Doesn't it depend on the context? I don't understand why you think it might be un-scientific. "However, at temperatures above 120C, the solution is liable to explode catastrophically". That might be worth saying in a scientific document.
Other literary phrases have a similar effect when the intent is to inform the reader. They also tend to mentally "flag" important phrases so that they are less likely to be overlooked. The word "however" especially gives the reader an immediate hint that the next phrase or sentence is somehow different from what has come before. A contrast is being presented. It "primes" the reader to consider the distinction. Other such words also have a traditional "flagging" use, though different from that of "however".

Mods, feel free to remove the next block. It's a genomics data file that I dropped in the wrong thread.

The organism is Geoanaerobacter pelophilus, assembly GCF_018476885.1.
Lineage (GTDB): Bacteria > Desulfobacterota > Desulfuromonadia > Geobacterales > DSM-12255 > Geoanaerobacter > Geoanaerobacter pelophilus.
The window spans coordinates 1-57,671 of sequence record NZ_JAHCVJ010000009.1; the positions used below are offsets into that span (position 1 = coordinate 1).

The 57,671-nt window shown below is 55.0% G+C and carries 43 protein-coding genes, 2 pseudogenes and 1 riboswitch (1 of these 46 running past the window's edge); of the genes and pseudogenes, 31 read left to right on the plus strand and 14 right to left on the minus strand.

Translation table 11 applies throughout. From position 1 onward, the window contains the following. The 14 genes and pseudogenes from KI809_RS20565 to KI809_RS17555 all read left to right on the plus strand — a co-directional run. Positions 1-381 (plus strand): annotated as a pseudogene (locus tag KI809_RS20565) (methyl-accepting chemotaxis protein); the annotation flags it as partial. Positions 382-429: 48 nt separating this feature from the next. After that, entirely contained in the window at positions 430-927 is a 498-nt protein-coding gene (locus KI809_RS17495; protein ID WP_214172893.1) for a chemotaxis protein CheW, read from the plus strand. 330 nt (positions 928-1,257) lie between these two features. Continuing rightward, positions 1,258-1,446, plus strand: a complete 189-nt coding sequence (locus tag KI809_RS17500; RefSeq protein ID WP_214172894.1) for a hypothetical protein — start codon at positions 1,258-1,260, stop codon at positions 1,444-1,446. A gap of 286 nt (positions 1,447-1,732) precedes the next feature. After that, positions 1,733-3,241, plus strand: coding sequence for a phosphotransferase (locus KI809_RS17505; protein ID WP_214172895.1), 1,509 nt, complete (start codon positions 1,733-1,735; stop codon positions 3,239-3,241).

The language is what it is. But each field has certain phrasing that is common there and the writing might seem awkward when it is abandoned. I'll guess, without evidence, that "however" is less common in math writing, than in, say, philosophy, where alternative arguments might need to be introduced. In mathematics, a paper will tend to drive inexorably toward a conclusion. However, in philosophy alternate views are often introduced so as to find a way to some truth. (You see what I did there?)